As I write this, BuzzFlash is asking if it is time for a French Revolution. I say no, for there is never a good time for a French Revolution. Too many adverse reactions always emerge from total chaos. For the French, it was Napoleon. But it is a fair question to ask right now, because such events happen only when there are no other options remaining for the "small" people to pursue toward the redress of their grievances against the powerful. Just ask Tsar Nicholas II how it works; he knows!
We may well be in the moment of such a time. Despite all of the recent Happy Talk in the investor propaganda media regarding an improved economy, the AFL-CIO reports: "250,000 unemployed workers a week are losing their unemployment benefits because they can’t find jobs." And as AFL-CIO President Richard Trumka reminds our federal Solons, "...both Republicans and Democrats must remember that, come November, voters will be thinking about one thing: jobs." No doubt! The New York Times reports that just between June 1 and June 14 of this year, "325,000 jobless workers have been cut off" and "that number will swell to 1.25 million by the end of the month."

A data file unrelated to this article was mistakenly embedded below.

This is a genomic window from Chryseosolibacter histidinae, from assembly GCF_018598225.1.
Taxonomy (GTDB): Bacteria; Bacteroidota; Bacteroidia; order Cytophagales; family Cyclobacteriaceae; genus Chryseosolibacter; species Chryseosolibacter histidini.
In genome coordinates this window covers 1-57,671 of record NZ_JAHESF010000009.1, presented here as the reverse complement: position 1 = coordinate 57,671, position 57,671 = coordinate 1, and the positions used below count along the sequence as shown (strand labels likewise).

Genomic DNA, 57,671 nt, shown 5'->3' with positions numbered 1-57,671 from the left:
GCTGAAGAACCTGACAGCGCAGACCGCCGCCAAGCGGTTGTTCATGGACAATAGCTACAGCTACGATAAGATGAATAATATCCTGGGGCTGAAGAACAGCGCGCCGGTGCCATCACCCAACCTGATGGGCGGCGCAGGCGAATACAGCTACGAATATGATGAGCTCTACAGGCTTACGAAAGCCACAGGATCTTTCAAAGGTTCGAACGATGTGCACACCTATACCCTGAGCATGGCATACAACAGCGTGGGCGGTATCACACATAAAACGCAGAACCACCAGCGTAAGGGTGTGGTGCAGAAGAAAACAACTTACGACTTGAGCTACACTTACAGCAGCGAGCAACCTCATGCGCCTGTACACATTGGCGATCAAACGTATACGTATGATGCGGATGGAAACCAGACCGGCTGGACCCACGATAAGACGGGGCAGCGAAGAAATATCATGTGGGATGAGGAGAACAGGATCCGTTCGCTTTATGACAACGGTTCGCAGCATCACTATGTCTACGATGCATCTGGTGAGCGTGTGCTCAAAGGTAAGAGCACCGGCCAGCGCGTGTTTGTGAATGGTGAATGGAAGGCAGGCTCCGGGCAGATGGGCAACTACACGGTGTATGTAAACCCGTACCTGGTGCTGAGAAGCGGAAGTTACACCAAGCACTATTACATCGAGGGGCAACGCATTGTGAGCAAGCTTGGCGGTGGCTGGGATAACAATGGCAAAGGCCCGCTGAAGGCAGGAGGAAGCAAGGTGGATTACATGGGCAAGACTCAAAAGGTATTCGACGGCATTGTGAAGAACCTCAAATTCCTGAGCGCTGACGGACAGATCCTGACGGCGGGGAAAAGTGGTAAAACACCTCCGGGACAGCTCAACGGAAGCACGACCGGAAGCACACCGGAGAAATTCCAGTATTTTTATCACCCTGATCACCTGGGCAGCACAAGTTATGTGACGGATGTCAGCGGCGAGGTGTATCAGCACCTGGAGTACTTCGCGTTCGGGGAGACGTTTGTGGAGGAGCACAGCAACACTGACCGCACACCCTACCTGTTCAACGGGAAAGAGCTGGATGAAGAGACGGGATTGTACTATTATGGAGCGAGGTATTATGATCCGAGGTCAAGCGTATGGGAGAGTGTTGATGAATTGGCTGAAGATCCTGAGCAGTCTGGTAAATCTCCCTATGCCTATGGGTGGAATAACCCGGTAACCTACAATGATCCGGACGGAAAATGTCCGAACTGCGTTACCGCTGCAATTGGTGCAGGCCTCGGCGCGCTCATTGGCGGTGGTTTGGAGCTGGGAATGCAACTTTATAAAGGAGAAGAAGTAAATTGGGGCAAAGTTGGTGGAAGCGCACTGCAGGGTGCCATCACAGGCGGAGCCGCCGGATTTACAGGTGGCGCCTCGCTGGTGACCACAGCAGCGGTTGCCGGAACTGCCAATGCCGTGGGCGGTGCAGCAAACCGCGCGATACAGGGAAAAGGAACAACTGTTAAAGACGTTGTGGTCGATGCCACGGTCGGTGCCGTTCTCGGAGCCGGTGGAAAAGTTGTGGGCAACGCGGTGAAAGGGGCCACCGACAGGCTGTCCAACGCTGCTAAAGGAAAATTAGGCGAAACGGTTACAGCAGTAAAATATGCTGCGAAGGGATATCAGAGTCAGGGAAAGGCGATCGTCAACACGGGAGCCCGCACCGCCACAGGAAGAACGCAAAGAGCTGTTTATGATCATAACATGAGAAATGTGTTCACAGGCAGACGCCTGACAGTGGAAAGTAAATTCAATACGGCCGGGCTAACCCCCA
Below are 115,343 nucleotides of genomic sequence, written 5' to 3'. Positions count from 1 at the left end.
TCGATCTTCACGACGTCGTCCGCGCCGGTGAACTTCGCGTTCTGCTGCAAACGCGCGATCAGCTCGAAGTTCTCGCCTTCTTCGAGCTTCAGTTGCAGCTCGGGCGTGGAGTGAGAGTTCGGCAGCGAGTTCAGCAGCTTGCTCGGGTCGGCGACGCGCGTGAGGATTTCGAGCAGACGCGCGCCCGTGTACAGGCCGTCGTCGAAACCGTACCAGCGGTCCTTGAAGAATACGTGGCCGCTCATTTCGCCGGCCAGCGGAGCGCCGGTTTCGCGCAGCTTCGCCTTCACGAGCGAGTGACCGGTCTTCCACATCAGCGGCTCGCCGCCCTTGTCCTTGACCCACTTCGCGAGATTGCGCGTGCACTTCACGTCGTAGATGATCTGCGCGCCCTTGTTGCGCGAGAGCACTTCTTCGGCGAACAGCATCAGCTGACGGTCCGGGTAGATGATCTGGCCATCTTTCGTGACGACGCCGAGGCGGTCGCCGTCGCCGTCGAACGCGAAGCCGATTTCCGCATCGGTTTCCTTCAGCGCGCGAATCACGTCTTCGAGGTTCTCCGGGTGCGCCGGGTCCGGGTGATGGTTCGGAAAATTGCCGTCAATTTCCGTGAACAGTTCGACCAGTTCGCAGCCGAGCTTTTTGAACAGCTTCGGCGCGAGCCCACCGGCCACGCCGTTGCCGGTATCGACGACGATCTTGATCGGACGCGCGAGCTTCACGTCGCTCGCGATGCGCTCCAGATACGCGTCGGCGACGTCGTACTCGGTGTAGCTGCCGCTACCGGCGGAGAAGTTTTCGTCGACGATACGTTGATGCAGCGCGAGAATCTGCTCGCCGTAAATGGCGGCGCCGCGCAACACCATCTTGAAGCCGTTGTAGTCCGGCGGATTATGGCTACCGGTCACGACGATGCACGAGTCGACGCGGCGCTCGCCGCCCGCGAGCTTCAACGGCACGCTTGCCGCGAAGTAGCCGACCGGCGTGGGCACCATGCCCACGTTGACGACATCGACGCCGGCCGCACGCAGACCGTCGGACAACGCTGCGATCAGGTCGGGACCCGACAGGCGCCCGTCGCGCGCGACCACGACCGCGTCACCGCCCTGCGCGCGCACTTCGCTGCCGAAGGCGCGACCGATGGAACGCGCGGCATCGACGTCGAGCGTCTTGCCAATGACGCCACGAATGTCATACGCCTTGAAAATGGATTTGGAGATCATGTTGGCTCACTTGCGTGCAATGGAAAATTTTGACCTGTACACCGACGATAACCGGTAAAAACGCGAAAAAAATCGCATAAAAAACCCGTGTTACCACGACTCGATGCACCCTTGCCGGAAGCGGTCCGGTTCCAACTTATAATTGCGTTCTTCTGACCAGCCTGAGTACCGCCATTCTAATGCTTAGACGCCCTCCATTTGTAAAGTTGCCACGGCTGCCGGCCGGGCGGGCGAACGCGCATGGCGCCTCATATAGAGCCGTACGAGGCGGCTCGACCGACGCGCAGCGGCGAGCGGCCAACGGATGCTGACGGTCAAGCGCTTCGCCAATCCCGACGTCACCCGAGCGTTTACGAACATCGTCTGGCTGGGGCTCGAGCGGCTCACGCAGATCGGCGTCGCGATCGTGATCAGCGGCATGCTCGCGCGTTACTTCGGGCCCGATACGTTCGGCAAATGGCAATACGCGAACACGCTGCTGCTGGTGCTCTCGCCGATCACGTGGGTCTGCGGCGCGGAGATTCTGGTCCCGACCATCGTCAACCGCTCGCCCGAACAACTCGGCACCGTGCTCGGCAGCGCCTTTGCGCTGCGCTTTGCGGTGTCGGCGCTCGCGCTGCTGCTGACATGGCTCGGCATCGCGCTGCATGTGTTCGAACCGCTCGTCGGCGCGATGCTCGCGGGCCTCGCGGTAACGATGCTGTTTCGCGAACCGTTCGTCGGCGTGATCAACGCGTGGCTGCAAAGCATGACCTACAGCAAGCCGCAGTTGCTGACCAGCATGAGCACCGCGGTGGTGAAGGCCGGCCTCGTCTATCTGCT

"Somebody DO something," shout the people. 60 percent of Americans — according to a June 11-13 USA Today/Gallup poll — say they would favor “additional government spending to create jobs and stimulate the economy.” Yet the desired relief is nowhere to be found. Instead, as Ann Davidow queries, "...what exactly is so ‘free’ about government subsidies that underwrite the business ventures...?
A local example of this problem (for me and my fellow Californians, that is) can be seen in the California state budget. Millions of tax dollars are spent each year subsidizing business activities while needy people can expect their benefits to be cut or eliminated. Hollywood alone gets $100 million a year, allegedly to keep productions in California and save Los Angeles studio workers their jobs. But the State of New Mexico offered $40 million in tax rebates to Hollywood production companies to film in their state, and discovered in a 2008 review of the practice published in Governing that that for every dollar spent, it received but 14.4 cents in return. Even a client of Bernie Madoff would see this as being a bad investment!
Hollywood could care less about a measly $100 million subsidy from California, and the piddling $40 million from New Mexico, if it had to be surrendered. They only "earned" a record $10 billion dollars in 2009. This is nothing compared to what the energy industry and Wall Street see each quarter! Yet they also continue to be subsidized by the federal government while Main Street languishes from neglect — if not destroyed by criminal abuse.